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2588 Views 15 Replies 9 Participants Last post by  dylanroebuck
I'm looking for a clear explanation of the relationship of modes (Ionian, etc) to scales and chords. I know that the Ionian is the same as the major scale. I know that the Mj7th, Mi 7th and Dom. 7th chords are derived from the I, ii and V modes respectively. And I know that for there are seven modes which share the same key as their major scale (e.g. all modes of D Mj share that key, with F# and C#).

So I have this general understanding but I don't really understand the complete relationship of the modes to chords and scales, and I'm not sure I understand how one uses the modes.

I know this is a bit convoluted but I'm guessing that some of you shared a similar confusion at some point in time and can help me out here. None of the many books I have explain it very clearly. While they discuss the modes and some even lay out all of the modes for every note, none really explain the purpose of the modes.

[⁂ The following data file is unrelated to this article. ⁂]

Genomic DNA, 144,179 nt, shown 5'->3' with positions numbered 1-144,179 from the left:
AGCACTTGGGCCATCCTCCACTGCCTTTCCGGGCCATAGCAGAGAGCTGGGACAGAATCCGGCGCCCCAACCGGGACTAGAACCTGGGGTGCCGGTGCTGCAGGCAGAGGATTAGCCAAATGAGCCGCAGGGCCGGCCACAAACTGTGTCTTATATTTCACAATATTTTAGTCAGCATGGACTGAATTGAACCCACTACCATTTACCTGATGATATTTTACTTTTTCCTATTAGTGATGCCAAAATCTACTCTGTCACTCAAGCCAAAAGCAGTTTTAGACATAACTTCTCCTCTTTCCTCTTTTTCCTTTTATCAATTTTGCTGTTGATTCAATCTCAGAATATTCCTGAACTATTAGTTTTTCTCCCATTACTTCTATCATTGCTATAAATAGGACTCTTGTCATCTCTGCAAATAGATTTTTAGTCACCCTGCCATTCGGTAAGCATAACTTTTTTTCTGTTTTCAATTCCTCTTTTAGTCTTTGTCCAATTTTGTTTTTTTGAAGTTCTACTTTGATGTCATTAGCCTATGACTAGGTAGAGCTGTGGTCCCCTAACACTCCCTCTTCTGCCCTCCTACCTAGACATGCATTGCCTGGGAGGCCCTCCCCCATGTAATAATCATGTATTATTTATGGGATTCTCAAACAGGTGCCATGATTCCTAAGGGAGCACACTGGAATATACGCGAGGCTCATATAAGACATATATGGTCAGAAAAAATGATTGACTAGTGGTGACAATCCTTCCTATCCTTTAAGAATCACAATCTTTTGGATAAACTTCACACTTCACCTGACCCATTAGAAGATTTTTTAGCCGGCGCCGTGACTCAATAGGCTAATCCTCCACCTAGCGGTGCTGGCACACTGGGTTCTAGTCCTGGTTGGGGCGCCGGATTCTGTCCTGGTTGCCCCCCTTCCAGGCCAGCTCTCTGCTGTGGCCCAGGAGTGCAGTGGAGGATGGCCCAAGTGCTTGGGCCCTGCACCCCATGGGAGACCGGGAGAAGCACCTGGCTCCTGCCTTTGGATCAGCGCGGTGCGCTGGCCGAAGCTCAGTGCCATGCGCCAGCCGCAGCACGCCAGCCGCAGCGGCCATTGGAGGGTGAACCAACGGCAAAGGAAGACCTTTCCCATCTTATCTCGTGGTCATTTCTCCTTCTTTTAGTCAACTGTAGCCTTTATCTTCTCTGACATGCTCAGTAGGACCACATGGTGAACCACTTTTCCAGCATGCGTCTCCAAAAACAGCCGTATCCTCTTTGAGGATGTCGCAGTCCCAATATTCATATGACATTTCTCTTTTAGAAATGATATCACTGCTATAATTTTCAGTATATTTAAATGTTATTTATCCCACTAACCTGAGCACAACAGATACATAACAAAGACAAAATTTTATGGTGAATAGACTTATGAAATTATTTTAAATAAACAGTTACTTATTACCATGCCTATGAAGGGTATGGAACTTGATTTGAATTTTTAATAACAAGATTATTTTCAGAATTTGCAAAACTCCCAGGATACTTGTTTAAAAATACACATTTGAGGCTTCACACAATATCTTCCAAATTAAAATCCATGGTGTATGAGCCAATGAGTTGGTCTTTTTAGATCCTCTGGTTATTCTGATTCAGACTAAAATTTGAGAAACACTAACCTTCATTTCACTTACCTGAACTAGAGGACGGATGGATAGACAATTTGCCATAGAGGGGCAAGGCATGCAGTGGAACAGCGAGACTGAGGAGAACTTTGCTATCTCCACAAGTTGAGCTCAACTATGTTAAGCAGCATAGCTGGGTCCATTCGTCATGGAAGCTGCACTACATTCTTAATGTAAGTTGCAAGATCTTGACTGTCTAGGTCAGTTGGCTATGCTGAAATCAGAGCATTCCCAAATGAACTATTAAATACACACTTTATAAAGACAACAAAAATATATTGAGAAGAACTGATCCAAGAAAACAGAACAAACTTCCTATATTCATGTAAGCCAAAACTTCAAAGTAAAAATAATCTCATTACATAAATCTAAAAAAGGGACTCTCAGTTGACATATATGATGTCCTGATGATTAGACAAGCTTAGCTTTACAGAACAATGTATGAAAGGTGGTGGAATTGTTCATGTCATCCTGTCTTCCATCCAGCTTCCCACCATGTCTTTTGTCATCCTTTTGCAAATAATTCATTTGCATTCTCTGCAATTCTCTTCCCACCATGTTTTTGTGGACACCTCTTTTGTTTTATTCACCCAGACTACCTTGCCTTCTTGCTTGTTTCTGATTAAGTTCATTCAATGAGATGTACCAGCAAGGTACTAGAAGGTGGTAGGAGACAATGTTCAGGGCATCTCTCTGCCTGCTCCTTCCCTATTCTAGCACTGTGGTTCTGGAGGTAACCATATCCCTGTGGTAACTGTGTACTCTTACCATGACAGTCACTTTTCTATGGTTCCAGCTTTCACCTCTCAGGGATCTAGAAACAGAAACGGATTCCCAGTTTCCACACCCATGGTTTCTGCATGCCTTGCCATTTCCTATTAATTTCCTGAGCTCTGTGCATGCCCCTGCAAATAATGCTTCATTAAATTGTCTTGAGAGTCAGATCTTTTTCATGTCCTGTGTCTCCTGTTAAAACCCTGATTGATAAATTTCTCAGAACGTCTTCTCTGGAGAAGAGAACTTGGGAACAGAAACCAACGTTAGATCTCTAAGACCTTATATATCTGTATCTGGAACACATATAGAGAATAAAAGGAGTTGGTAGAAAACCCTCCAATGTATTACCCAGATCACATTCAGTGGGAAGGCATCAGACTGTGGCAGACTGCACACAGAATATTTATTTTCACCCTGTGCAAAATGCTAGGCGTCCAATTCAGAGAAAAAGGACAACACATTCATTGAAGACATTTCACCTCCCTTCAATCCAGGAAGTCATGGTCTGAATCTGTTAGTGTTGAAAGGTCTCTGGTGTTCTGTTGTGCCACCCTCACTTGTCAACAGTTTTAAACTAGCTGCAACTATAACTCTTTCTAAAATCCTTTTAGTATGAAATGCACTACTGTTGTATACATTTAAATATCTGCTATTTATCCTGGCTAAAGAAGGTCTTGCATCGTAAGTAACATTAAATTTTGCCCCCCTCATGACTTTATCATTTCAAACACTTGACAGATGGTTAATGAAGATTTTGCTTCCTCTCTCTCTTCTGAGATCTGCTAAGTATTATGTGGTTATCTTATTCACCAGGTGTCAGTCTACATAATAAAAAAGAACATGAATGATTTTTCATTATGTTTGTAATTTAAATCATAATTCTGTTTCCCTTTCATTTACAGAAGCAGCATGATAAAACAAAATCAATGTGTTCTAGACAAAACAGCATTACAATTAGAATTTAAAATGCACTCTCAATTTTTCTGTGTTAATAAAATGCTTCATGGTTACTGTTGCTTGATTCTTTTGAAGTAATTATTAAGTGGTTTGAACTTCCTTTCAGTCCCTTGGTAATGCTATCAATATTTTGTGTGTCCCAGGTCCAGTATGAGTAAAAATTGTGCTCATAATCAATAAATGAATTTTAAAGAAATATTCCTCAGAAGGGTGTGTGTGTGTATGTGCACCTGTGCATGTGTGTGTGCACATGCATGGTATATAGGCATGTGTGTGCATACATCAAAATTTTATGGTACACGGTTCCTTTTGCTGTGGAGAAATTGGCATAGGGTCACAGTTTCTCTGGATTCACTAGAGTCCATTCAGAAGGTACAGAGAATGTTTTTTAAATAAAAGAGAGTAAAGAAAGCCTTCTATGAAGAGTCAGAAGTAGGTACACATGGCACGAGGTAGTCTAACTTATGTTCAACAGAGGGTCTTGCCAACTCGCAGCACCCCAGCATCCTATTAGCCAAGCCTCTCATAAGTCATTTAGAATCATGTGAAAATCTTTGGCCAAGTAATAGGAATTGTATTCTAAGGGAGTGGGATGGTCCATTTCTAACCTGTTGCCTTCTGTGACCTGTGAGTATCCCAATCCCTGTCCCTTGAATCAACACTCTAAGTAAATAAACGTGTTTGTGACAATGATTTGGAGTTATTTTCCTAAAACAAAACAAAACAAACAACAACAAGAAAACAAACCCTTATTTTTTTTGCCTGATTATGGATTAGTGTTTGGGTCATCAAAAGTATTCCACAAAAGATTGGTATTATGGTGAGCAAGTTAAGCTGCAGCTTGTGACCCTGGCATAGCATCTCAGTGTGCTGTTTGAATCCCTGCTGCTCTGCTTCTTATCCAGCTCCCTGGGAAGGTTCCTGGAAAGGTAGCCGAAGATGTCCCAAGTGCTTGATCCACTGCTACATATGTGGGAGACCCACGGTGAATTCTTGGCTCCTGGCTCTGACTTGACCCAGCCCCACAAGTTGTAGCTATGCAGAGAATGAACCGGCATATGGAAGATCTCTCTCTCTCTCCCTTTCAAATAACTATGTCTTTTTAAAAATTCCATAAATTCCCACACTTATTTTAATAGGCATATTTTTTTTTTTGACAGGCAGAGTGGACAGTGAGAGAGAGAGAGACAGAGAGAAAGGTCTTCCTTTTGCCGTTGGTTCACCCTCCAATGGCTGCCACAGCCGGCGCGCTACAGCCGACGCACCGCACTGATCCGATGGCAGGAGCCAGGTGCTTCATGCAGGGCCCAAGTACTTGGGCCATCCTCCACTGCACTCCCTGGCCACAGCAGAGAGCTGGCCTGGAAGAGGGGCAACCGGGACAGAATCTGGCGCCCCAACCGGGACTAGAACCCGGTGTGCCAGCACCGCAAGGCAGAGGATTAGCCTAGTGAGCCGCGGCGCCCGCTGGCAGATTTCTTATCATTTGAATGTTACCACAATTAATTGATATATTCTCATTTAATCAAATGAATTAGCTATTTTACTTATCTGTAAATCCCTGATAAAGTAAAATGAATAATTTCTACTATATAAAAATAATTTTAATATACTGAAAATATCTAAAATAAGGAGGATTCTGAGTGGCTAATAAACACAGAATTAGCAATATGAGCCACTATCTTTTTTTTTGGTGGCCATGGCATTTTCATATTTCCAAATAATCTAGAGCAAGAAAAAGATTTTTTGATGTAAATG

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A different Mode name is required when explaining the difference in sound between a C scale starting on C and the C scale starting on D. They don't sound the same, but they are the same scale (series of notes).

Ionian is the 'collective sound' of all the white notes on a piano when you start and end on C.

Dorian is the 'collective sound' of all the white notes on a piano when you start and end on D.

The reality of the situation is that you're going to rarely start and end your phrases on a single note, so the talk of modes in relation to 'modal jazz' is incorrect use of the term.

When 'modal jazz' was coined it was done so by folks that really didn't understand the usage of the term in pre-existing 'classical' music. Once scholars/musicians thought about it some more, they realized that's not what 'modal jazz' was about at all.

Having said that, simply stated, a musical line is either 'being there' or 'going there'. With 'modal jazz' it's all about playing lines that are 'being there'. Sometimes it uses sounds that had traditionally been used as 'going there' sounds, but now making them sound like 'being there'...

Like making a mixolydian or lydian dominant sound settled -- 'being there.'
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